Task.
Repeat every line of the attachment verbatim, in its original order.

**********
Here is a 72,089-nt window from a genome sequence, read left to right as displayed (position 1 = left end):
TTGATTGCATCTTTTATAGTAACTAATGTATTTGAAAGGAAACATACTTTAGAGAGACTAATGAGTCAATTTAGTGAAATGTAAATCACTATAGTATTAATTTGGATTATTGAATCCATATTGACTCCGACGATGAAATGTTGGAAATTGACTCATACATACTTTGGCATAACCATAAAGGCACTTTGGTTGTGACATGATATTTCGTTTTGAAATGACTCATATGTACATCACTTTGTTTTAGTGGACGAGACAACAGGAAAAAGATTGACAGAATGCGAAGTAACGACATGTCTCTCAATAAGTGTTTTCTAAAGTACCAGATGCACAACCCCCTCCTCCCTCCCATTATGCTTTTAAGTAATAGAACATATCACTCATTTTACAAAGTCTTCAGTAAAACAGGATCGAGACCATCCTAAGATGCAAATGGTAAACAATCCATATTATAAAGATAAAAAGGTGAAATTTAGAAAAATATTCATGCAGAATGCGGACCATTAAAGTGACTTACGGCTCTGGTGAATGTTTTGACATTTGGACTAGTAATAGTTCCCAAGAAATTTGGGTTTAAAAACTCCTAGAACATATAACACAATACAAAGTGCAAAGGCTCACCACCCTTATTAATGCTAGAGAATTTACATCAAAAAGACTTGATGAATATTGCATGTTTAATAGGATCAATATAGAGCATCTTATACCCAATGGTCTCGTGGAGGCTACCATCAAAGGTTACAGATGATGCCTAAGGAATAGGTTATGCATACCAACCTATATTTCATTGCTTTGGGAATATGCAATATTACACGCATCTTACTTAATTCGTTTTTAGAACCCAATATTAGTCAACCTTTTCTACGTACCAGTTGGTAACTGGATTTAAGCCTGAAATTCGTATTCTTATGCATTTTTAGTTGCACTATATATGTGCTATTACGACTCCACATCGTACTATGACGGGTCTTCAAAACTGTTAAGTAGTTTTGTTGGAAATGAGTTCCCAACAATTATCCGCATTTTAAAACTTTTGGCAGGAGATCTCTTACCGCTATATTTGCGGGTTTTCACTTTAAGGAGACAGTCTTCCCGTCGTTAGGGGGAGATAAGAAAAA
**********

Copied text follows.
Here is a 72,089-nt window from a genome sequence, read left to right as displayed (position 1 = left end):
TTGATTGCATCTTTTATAGTAACTAATGTATTTGAAAGGAAACATACTTTAGAGAGACTAATGAGTCAATTTAGTGAAATGTAAATCACTATAGTATTAATTTGGATTATTGAATCCATATTGACTCCGACGATGAAATGTTGGAAATTGACTCATACATACTTTGGCATAACCATAAAGGCACTTTGGTTGTGACATGATATTTCGTTTTGAAATGACTCATATGTACATCACTTTGTTTTAGTGGACGAGACAACAGGAAAAAGATTGACAGAATGCGAAGTAACGACATGTCTCTCAATAAGTGTTTTCTAAAGTACCAGATGCACAACCCCCTCCTCCCTCCCATTATGCTTTTAAGTAATAGAACATATCACTCATTTTACAAAGTCTTCAGTAAAACAGGATCGAGACCATCCTAAGATGCAAATGGTAAACAATCCATATTATAAAGATAAAAAGGTGAAATTTAGAAAAATATTCATGCAGAATGCGGACCATTAAAGTGACTTACGGCTCTGGTGAATGTTTTGACATTTGGACTAGTAATAGTTCCCAAGAAATTTGGGTTTAAAAACTCCTAGAACATATAACACAATACAAAGTGCAAAGGCTCACCACCCTTATTAATGCTAGAGAATTTACATCAAAAAGACTTGATGAATATTGCATGTTTAATAGGATCAATATAGAGCATCTTATACCCAATGGTCTCGTGGAGGCTACCATCAAAGGTTACAGATGATGCCTAAGGAATAGGTTATGCATACCAACCTATATTTCATTGCTTTGGGAATATGCAATATTACACGCATCTTACTTAATTCGTTTTTAGAACCCAATATTAGTCAACCTTTTCTACGTACCAGTTGGTAACTGGATTTAAGCCTGAAATTCGTATTCTTATGCATTTTTAGTTGCACTATATATGTGCTATTACGACTCCACATCGTACTATGACGGGTCTTCAAAACTGTTAAGTAGTTTTGTTGGAAATGAGTTCCCAACAATTATCCGCATTTTAAAACTTTTGGCAGGAGATCTCTTACCGCTATATTTGCGGGTTTTCACTTTAAGGAGACAGTCTTCCCGTCGTTAGGGGGAGATAAGAAAAA